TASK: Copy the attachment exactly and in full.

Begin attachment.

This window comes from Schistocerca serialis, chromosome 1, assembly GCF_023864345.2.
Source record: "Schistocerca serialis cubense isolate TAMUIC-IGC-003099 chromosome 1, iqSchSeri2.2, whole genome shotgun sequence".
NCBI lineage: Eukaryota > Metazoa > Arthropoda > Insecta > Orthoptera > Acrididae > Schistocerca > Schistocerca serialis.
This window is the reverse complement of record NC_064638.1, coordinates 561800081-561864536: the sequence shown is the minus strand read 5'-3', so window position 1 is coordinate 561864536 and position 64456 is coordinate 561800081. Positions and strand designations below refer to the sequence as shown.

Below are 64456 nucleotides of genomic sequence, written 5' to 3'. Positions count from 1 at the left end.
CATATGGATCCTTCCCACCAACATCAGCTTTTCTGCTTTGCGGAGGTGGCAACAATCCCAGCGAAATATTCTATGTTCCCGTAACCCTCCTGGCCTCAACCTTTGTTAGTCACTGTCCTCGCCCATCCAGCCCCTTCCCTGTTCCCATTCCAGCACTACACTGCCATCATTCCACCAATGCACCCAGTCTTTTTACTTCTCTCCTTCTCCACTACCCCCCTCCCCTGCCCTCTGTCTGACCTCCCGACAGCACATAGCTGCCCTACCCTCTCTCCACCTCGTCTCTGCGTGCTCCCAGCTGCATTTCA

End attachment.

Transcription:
This window comes from Schistocerca serialis, chromosome 1, assembly GCF_023864345.2.
Source record: "Schistocerca serialis cubense isolate TAMUIC-IGC-003099 chromosome 1, iqSchSeri2.2, whole genome shotgun sequence".
NCBI lineage: Eukaryota > Metazoa > Arthropoda > Insecta > Orthoptera > Acrididae > Schistocerca > Schistocerca serialis.
This window is the reverse complement of record NC_064638.1, coordinates 561800081-561864536: the sequence shown is the minus strand read 5'-3', so window position 1 is coordinate 561864536 and position 64456 is coordinate 561800081. Positions and strand designations below refer to the sequence as shown.

Below are 64456 nucleotides of genomic sequence, written 5' to 3'. Positions count from 1 at the left end.
CATATGGATCCTTCCCACCAACATCAGCTTTTCTGCTTTGCGGAGGTGGCAACAATCCCAGCGAAATATTCTATGTTCCCGTAACCCTCCTGGCCTCAACCTTTGTTAGTCACTGTCCTCGCCCATCCAGCCCCTTCCCTGTTCCCATTCCAGCACTACACTGCCATCATTCCACCAATGCACCCAGTCTTTTTACTTCTCTCCTTCTCCACTACCCCCCTCCCCTGCCCTCTGTCTGACCTCCCGACAGCACATAGCTGCCCTACCCTCTCTCCACCTCGTCTCTGCGTGCTCCCAGCTGCATTTCA